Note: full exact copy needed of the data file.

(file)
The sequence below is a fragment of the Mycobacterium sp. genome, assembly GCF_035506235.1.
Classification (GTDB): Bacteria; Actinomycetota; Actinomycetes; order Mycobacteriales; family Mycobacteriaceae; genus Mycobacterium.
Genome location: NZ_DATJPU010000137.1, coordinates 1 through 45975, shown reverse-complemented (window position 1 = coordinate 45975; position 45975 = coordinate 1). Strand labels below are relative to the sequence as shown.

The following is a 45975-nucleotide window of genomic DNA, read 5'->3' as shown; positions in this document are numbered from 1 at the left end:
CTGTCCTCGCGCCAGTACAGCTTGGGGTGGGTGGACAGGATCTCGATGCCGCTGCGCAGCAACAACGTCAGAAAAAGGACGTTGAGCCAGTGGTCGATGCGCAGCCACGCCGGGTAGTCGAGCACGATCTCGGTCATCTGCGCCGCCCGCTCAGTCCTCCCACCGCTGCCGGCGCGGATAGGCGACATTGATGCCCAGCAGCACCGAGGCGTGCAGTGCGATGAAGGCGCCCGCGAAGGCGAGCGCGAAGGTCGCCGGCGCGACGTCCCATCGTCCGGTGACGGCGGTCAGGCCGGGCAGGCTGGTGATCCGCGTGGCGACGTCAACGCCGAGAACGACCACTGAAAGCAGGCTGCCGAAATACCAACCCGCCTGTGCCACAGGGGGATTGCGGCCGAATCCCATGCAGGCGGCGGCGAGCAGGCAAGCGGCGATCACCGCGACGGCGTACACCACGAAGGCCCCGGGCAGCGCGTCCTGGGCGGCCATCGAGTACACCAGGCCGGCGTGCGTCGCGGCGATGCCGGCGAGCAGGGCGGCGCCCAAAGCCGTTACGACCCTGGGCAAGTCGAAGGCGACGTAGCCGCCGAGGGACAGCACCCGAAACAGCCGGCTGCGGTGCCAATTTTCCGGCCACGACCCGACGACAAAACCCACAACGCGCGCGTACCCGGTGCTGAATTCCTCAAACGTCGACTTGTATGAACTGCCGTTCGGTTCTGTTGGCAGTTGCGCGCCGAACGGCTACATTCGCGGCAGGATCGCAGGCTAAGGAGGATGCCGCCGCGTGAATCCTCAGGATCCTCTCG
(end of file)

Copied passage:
The sequence below is a fragment of the Mycobacterium sp. genome, assembly GCF_035506235.1.
Classification (GTDB): Bacteria; Actinomycetota; Actinomycetes; order Mycobacteriales; family Mycobacteriaceae; genus Mycobacterium.
Genome location: NZ_DATJPU010000137.1, coordinates 1 through 45975, shown reverse-complemented (window position 1 = coordinate 45975; position 45975 = coordinate 1). Strand labels below are relative to the sequence as shown.

The following is a 45975-nucleotide window of genomic DNA, read 5'->3' as shown; positions in this document are numbered from 1 at the left end:
CTGTCCTCGCGCCAGTACAGCTTGGGGTGGGTGGACAGGATCTCGATGCCGCTGCGCAGCAACAACGTCAGAAAAAGGACGTTGAGCCAGTGGTCGATGCGCAGCCACGCCGGGTAGTCGAGCACGATCTCGGTCATCTGCGCCGCCCGCTCAGTCCTCCCACCGCTGCCGGCGCGGATAGGCGACATTGATGCCCAGCAGCACCGAGGCGTGCAGTGCGATGAAGGCGCCCGCGAAGGCGAGCGCGAAGGTCGCCGGCGCGACGTCCCATCGTCCGGTGACGGCGGTCAGGCCGGGCAGGCTGGTGATCCGCGTGGCGACGTCAACGCCGAGAACGACCACTGAAAGCAGGCTGCCGAAATACCAACCCGCCTGTGCCACAGGGGGATTGCGGCCGAATCCCATGCAGGCGGCGGCGAGCAGGCAAGCGGCGATCACCGCGACGGCGTACACCACGAAGGCCCCGGGCAGCGCGTCCTGGGCGGCCATCGAGTACACCAGGCCGGCGTGCGTCGCGGCGATGCCGGCGAGCAGGGCGGCGCCCAAAGCCGTTACGACCCTGGGCAAGTCGAAGGCGACGTAGCCGCCGAGGGACAGCACCCGAAACAGCCGGCTGCGGTGCCAATTTTCCGGCCACGACCCGACGACAAAACCCACAACGCGCGCGTACCCGGTGCTGAATTCCTCAAACGTCGACTTGTATGAACTGCCGTTCGGTTCTGTTGGCAGTTGCGCGCCGAACGGCTACATTCGCGGCAGGATCGCAGGCTAAGGAGGATGCCGCCGCGTGAATCCTCAGGATCCTCTCG